“ Gyve boys wether, quoth a nonny nonny." I am informed, that among the common people in Norfolk, to nonny signifies to trifle or play with. Steevens.

30, how the wheel becomes it! &c.] The story alluded to I do not know; but perhaps the lady stolen by the steward was reduced to spin. Johnson.

The wheel may mean no more than the burthen of the song, which she had just repeated, and as such was formerly used. I met with the following observation in an old quarto black-letter book, published before the time of Shakspeare. "The song was accounted a good one, thogh it was not moche

Laer. This nothing 's more than matter.

Oph. There 's rosemary, that 's for remembrance; pray you, love, remember: and there is pansies, that 's for thoughts.

graced by the wheele which in no wise accorded with the sub. ject matter thereof."

I quote this from memory, and from a book, of which I cannot recollect the exact title or date ; but the passage was in a preface to some songs or sonnets. I well remember, to have met with the word in the same sense in other old books.

Rota, indeed, as I am informed, is the ancient musical term in Latin, for the burden of a song. Dr. Farmer, however, has just favoured me with a quotation from Nicholas Breton's Toyes of an Idle Head, 1577, which at once explains the word wheel in the sense for which I have contended:

“ That I may sing, full merrily,

“ Not heigh ho wele, but care away!" i e. not with a melancholy, but a cheerful burthen.

I formerly supposed that the ballad alluded to by Ophelia, was that entered on the books of the Stationers' Company: “ October 1580. Four ballades of the Lord of Lorn and the False Steward," &c. but Mr. Ritson assures me there is no corresponding theft in it. Steevens.

I am inclined to think that wheel is here used in its ordinary sense, and that these words allude to the occupation of the girl who is supposed to sing the song alluded to by Ophelia.-The following lines in Hall's Virgidemiarum, 1597, appear to me to add some support to this interpretation :

« Some drunken rimer thinks his time well spent,
“ If he can live to see his name in print;
“ Who when he is once fleshed to the presse,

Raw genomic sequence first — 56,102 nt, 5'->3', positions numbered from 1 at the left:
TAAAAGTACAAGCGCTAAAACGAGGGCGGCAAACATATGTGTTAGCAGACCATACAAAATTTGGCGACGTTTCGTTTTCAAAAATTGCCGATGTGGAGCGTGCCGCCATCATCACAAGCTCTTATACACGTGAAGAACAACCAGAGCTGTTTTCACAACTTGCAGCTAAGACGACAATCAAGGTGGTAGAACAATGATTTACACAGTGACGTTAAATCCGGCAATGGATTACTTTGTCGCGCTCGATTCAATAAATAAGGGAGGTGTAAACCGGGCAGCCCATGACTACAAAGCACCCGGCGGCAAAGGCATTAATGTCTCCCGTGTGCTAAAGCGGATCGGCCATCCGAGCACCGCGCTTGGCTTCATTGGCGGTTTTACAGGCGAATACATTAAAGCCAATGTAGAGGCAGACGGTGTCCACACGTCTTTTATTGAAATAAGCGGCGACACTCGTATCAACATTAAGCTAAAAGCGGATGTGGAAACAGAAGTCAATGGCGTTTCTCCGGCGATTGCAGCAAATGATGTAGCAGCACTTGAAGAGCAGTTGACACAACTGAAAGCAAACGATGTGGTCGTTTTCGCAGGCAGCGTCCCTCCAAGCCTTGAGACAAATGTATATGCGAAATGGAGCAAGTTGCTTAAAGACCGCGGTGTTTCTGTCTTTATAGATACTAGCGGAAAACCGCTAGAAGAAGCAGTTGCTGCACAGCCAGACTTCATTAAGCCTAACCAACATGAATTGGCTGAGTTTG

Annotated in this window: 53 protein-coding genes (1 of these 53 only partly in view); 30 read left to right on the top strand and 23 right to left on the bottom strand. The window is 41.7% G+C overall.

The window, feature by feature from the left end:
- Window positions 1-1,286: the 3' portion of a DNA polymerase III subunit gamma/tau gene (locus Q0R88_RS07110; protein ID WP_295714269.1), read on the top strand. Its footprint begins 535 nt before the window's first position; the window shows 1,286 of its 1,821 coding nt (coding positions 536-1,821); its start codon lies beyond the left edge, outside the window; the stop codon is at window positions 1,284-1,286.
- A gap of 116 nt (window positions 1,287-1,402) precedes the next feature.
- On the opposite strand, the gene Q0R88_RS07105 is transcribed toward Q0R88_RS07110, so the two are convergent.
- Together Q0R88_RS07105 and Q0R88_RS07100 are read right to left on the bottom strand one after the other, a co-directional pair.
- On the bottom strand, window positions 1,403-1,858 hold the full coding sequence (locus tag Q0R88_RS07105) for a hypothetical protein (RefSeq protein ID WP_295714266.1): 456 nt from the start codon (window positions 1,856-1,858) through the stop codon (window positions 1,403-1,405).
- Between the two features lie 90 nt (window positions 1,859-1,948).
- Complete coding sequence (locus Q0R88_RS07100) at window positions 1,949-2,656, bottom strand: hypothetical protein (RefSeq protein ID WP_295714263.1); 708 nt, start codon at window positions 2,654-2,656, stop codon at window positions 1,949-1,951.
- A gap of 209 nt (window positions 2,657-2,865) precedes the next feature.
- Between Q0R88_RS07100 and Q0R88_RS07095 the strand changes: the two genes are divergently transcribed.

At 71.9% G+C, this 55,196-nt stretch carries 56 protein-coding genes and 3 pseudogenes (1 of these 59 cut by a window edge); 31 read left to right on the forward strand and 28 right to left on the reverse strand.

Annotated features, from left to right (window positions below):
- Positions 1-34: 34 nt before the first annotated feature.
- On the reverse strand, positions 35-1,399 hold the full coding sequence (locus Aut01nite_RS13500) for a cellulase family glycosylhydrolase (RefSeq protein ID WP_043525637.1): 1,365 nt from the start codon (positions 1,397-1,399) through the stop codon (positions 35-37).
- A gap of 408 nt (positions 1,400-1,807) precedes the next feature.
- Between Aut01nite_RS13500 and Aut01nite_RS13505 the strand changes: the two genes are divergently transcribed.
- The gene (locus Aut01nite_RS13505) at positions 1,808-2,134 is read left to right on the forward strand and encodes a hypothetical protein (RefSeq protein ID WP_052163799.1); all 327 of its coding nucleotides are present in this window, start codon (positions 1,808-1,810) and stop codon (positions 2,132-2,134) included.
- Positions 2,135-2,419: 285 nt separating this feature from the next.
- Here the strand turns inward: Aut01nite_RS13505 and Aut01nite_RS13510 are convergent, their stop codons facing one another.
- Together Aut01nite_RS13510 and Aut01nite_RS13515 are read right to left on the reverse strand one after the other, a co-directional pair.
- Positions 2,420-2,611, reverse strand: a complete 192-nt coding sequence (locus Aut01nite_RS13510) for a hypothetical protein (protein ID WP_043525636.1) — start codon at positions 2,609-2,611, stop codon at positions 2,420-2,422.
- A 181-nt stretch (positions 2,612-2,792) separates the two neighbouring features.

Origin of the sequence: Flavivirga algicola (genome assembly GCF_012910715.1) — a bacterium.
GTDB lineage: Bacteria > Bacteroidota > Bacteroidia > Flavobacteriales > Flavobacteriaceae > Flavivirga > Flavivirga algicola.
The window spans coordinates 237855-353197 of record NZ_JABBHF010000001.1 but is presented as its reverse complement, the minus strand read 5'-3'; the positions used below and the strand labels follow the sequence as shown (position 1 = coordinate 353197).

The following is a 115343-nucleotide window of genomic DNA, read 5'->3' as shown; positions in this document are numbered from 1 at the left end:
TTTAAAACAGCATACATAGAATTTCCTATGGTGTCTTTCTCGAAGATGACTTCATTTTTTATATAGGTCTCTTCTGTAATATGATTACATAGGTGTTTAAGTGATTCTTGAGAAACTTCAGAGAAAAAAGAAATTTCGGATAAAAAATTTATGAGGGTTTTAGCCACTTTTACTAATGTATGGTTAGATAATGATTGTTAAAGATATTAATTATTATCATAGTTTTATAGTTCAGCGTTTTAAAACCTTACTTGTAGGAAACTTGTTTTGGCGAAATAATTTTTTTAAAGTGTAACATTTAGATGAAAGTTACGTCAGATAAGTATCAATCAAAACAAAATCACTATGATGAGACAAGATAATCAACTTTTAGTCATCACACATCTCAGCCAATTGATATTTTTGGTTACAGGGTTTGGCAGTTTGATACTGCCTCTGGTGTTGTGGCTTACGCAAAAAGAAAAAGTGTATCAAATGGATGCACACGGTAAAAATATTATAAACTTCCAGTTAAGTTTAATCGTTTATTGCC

" And sees his handselle have such fair successe,

Sung to the wheele, and sung unto the payle,

“ He sends forth thraves of ballads to the sale." So, in Sir Thomas Overbury's Characters, 1614: “She makes her hands hard with labour, and her head soft with pittie; and when winter evenings fall early, sitting at her merry wheele, she sings a defiance to the giddy wheele of fortune.”

Our author likewise furnishes an authority to the same pur: pose. Twelfth Night, Act II, sc. iv:

Come, the song we had last night: “The spinsters and knitters in the sun,

“ Do use to chaunt it." A musical antiquary may perhaps contend, that the contro. verted words of the text alludes to an ancient instrument men. tioned by Chaucer, and called by him a rote, by others a vielle; which was played upon by the friction of a wheel. Malone.

4 There's rosemary, that's for remembrance;—and there is pansjes, that 's for thoughts.] There is probably some mythology in

Laer. A document in madness; thoughts and remembrance fitted.

Oph. There 's fennel for you, and columbines:5.

the choice of these herbs, but I cannot explain it. Pansies is for
thoughts, because of its name, Pensees ; but why rosemary indi.
cates remembrance, except that it is an ever-green, and carried
at funerals, I have not discovered. Johnson.
So, in All Fools, a comedy, by Chapman, 1605:

“ What flowers are these ?
“ The pansie this.

“ O, that's for lovers' thoughts .'" Rosemary was anciently supposed to strengthen the memory, and was not only carried at funerals, but worn at weddings, as appears from a passage in Beaumont and Fletcher's Elder Bro. ther, Act III, sc. iii. And from another in Ram-Alley, or Merry Tricks, 1611:

will I be wed this morning,
“ Thou shalt not be there, nor once be graced with

“ A piece of rosemary: Again, in The Noble Spanish Soldier, 1634: “ I meet few but are stuck with rosemary: every one asked me who was to be married.

Again, in Greene's Never too Laté, 1616: “ she hath given thee a nosegay of Powers, wherein, as a top-gallant for all the rest, is set in rosemary for remembrance.

Again, in A Dialogue between Nature and the Phænix, by R. Chester, 1601 :

“ There 's rosemarie ; the Arabians justifie

(Physitions of exceeding perfect skill).

“ It comforteth the braine and memorie," &c. Steevens. Rosemary being supposed to strengthen the memory, was the emblem of fidelity in lovers. So, in A Handfull of Pleasant De. lites, containing sundrie New Sonets, 16mo. 1584: Rosemary

is for remembrance
“ Betweene us daie and night;
“ Wishing that I might alwaies have

“ You present in my sight.” The poem in which these lines are found, is entitled A Nosegaie alwaies sweet for Lovers to send for Tokens of Love, &c. Malone.

5. There's fennel for you, and columbines:] Greene, in his Quip for an Upstart Courtier, 1620, calls fennel, women's weeds: "fit generally for that sex, sith while they are maidens, they wish wantonly."

Among Turbervile's Epitaphes, &c. p. 42, b. I likewise find the following mention of fennel :

Your fenell did declare

(As simple men can showe)
“ That Aattrie in my breast I bare,

“Where friendship ought to grow."


« PreviousContinue »